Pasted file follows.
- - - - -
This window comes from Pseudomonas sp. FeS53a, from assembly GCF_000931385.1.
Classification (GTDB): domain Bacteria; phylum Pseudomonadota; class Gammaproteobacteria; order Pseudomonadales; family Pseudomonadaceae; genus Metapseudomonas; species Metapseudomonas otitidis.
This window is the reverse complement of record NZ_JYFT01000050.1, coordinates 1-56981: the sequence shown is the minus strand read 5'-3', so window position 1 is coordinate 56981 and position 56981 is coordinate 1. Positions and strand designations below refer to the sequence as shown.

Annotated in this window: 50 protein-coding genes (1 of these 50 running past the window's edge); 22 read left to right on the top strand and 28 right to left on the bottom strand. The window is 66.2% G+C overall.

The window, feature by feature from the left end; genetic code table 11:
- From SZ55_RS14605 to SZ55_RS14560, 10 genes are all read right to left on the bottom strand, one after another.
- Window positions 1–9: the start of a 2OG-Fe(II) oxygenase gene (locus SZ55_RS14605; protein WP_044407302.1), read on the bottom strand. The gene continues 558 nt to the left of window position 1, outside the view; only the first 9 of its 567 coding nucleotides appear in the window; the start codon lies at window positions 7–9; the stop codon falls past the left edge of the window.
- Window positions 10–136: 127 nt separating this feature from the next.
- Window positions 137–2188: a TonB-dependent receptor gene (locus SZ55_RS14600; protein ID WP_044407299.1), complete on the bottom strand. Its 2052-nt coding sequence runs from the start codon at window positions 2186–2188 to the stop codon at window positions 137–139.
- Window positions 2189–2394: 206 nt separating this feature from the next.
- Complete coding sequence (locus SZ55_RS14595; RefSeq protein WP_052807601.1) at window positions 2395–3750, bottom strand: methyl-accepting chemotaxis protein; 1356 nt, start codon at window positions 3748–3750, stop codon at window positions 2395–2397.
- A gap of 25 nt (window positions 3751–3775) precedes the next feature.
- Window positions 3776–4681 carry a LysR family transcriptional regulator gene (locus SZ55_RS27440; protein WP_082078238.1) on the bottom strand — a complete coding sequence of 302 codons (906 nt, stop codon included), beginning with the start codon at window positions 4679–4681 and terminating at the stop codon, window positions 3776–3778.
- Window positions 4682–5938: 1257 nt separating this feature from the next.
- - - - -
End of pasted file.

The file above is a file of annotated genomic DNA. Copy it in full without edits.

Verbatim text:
This window comes from Pseudomonas sp. FeS53a, from assembly GCF_000931385.1.
Classification (GTDB): domain Bacteria; phylum Pseudomonadota; class Gammaproteobacteria; order Pseudomonadales; family Pseudomonadaceae; genus Metapseudomonas; species Metapseudomonas otitidis.
This window is the reverse complement of record NZ_JYFT01000050.1, coordinates 1-56981: the sequence shown is the minus strand read 5'-3', so window position 1 is coordinate 56981 and position 56981 is coordinate 1. Positions and strand designations below refer to the sequence as shown.

Annotated in this window: 50 protein-coding genes (1 of these 50 running past the window's edge); 22 read left to right on the top strand and 28 right to left on the bottom strand. The window is 66.2% G+C overall.

The window, feature by feature from the left end; genetic code table 11:
- From SZ55_RS14605 to SZ55_RS14560, 10 genes are all read right to left on the bottom strand, one after another.
- Window positions 1–9: the start of a 2OG-Fe(II) oxygenase gene (locus SZ55_RS14605; protein WP_044407302.1), read on the bottom strand. The gene continues 558 nt to the left of window position 1, outside the view; only the first 9 of its 567 coding nucleotides appear in the window; the start codon lies at window positions 7–9; the stop codon falls past the left edge of the window.
- Window positions 10–136: 127 nt separating this feature from the next.
- Window positions 137–2188: a TonB-dependent receptor gene (locus SZ55_RS14600; protein ID WP_044407299.1), complete on the bottom strand. Its 2052-nt coding sequence runs from the start codon at window positions 2186–2188 to the stop codon at window positions 137–139.
- Window positions 2189–2394: 206 nt separating this feature from the next.
- Complete coding sequence (locus SZ55_RS14595; RefSeq protein WP_052807601.1) at window positions 2395–3750, bottom strand: methyl-accepting chemotaxis protein; 1356 nt, start codon at window positions 3748–3750, stop codon at window positions 2395–2397.
- A gap of 25 nt (window positions 3751–3775) precedes the next feature.
- Window positions 3776–4681 carry a LysR family transcriptional regulator gene (locus SZ55_RS27440; protein WP_082078238.1) on the bottom strand — a complete coding sequence of 302 codons (906 nt, stop codon included), beginning with the start codon at window positions 4679–4681 and terminating at the stop codon, window positions 3776–3778.
- Window positions 4682–5938: 1257 nt separating this feature from the next.